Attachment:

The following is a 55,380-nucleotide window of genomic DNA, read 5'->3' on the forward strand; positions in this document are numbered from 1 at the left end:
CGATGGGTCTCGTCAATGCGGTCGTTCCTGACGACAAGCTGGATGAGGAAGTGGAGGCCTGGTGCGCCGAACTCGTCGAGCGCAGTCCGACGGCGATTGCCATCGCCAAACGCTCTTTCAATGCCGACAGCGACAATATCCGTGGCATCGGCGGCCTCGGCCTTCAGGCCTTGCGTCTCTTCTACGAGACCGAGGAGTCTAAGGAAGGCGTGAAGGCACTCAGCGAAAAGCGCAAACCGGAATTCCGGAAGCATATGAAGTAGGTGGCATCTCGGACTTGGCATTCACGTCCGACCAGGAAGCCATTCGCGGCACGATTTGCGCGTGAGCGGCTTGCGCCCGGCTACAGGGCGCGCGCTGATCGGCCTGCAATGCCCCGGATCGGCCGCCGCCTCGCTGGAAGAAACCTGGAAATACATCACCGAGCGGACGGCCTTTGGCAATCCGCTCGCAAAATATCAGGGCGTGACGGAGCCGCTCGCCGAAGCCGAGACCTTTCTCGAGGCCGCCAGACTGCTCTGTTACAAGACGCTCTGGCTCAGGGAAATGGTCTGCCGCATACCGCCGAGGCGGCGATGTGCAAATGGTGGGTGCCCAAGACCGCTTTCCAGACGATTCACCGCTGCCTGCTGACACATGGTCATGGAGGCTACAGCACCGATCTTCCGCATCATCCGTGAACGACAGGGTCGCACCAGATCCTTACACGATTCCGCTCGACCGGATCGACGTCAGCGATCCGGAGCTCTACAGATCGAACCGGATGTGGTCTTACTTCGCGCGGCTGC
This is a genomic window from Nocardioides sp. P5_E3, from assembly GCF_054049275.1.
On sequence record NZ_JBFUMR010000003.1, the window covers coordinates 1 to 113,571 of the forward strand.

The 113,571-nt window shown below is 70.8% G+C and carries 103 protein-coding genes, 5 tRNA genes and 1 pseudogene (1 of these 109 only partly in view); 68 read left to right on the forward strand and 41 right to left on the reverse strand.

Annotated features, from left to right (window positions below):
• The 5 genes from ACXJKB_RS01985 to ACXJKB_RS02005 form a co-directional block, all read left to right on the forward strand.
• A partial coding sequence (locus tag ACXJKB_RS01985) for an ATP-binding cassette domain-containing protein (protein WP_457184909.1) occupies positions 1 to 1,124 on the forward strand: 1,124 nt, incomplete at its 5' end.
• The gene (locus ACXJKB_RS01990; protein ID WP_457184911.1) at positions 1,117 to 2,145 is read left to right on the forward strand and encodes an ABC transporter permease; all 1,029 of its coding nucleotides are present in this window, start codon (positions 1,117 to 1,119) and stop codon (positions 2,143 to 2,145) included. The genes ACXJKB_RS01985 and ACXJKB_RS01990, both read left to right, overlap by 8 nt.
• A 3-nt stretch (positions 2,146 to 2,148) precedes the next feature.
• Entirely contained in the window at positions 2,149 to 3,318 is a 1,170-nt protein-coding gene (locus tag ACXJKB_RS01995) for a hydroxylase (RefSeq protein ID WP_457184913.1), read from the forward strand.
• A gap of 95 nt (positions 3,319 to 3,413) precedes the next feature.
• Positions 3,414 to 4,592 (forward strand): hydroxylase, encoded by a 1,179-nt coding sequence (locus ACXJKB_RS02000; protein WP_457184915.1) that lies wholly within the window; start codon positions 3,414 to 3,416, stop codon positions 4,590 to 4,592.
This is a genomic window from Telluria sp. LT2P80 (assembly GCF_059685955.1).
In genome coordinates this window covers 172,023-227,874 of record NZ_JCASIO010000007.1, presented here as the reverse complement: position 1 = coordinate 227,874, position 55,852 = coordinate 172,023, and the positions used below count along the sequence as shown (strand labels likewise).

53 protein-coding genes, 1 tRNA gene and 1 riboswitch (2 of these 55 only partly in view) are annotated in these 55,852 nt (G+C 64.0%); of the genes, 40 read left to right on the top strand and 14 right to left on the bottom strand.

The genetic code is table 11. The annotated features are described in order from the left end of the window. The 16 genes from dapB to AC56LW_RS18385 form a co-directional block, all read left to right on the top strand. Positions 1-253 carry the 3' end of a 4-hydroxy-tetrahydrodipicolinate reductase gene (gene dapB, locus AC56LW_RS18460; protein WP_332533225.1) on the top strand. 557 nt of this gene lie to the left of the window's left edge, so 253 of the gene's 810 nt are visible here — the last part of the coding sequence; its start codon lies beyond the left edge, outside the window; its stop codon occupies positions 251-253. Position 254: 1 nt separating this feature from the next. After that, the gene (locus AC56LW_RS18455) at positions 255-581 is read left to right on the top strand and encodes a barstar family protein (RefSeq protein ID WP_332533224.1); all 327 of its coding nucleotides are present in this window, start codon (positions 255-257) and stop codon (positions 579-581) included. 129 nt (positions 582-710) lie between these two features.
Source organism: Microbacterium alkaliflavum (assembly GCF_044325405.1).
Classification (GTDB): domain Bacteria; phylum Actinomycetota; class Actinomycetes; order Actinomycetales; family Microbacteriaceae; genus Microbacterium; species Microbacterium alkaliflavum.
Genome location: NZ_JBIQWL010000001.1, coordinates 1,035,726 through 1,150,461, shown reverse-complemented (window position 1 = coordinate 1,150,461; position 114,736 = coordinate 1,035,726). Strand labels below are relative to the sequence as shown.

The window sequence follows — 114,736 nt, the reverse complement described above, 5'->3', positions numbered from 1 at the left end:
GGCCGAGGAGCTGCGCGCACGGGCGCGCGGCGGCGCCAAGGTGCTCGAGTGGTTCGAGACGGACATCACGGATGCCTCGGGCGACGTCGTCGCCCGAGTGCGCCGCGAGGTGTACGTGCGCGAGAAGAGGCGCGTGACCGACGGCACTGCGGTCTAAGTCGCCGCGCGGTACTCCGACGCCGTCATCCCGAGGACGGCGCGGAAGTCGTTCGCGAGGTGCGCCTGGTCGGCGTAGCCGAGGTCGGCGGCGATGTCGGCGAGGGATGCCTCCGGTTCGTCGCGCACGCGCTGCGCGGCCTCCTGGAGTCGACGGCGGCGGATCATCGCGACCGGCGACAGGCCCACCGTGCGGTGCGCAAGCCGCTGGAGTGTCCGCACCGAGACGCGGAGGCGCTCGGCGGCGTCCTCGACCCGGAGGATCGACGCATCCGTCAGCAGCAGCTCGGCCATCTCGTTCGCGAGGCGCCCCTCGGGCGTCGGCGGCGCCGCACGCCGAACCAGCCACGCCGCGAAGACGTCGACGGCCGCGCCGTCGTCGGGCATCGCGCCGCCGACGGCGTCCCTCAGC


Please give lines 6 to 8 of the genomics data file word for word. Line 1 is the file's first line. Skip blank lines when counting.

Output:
Annotated features, from left to right (window positions below):
• The 5 genes from ACXJKB_RS01985 to ACXJKB_RS02005 form a co-directional block, all read left to right on the forward strand.
• A partial coding sequence (locus tag ACXJKB_RS01985) for an ATP-binding cassette domain-containing protein (protein WP_457184909.1) occupies positions 1 to 1,124 on the forward strand: 1,124 nt, incomplete at its 5' end.